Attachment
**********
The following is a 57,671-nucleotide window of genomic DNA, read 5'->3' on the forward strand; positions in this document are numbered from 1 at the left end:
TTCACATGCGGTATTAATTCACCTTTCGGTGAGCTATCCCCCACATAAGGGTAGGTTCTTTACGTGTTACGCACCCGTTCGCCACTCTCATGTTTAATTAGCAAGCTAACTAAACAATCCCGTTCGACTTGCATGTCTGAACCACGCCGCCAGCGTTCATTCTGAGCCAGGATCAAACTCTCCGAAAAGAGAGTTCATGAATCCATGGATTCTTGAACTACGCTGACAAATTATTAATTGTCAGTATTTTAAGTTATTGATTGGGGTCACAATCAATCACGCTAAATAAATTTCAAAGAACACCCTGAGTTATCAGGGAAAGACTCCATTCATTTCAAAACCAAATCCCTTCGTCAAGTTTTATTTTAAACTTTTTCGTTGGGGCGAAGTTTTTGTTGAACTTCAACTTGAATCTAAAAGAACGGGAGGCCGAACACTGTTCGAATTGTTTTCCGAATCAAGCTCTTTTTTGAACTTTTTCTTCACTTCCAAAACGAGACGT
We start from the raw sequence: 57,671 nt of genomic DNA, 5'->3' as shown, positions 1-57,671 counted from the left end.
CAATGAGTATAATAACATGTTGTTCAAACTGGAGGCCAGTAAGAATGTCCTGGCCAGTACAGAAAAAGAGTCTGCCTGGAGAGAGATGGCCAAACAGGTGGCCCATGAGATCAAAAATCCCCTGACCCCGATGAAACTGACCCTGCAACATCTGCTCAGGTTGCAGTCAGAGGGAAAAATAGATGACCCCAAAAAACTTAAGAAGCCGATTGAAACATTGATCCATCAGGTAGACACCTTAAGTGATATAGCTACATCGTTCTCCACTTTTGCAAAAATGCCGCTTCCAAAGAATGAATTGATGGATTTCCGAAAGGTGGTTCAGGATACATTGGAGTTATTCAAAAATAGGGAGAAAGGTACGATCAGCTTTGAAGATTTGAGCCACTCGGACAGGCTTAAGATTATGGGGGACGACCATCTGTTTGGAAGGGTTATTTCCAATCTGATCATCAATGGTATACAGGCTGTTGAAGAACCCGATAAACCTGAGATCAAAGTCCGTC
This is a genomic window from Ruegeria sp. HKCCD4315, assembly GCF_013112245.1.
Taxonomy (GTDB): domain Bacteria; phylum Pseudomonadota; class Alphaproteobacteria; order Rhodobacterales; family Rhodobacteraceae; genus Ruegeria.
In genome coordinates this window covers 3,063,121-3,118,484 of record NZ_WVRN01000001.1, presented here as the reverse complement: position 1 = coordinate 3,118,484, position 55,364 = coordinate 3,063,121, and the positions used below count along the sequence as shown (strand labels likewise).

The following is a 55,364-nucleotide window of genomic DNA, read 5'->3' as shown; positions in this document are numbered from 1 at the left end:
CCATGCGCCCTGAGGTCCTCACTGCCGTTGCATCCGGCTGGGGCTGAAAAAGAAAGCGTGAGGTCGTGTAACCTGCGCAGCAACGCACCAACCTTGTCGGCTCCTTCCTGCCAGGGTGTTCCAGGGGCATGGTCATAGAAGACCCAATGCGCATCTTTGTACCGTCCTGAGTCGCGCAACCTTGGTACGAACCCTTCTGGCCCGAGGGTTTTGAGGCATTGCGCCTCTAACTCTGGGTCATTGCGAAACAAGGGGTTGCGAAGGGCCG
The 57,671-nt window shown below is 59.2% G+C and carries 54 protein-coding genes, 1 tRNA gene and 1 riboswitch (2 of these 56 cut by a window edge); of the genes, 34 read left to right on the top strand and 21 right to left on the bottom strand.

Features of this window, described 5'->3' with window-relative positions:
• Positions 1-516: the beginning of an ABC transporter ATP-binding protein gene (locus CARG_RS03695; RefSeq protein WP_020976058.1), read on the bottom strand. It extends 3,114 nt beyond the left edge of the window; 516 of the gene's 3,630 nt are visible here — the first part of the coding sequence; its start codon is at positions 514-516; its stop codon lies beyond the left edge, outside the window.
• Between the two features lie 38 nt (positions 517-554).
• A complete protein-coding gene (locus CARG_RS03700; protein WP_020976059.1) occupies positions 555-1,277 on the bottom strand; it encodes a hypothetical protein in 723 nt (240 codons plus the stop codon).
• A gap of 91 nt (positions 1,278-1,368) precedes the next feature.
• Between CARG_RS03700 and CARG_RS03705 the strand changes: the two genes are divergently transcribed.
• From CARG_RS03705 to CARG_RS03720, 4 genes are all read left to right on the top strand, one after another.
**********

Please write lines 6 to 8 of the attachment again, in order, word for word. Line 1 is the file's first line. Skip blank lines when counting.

Taxonomy (GTDB): domain Bacteria; phylum Pseudomonadota; class Alphaproteobacteria; order Rhodobacterales; family Rhodobacteraceae; genus Ruegeria.
In genome coordinates this window covers 3,063,121-3,118,484 of record NZ_WVRN01000001.1, presented here as the reverse complement: position 1 = coordinate 3,118,484, position 55,364 = coordinate 3,063,121, and the positions used below count along the sequence as shown (strand labels likewise).

The following is a 55,364-nucleotide window of genomic DNA, read 5'->3' as shown; positions in this document are numbered from 1 at the left end: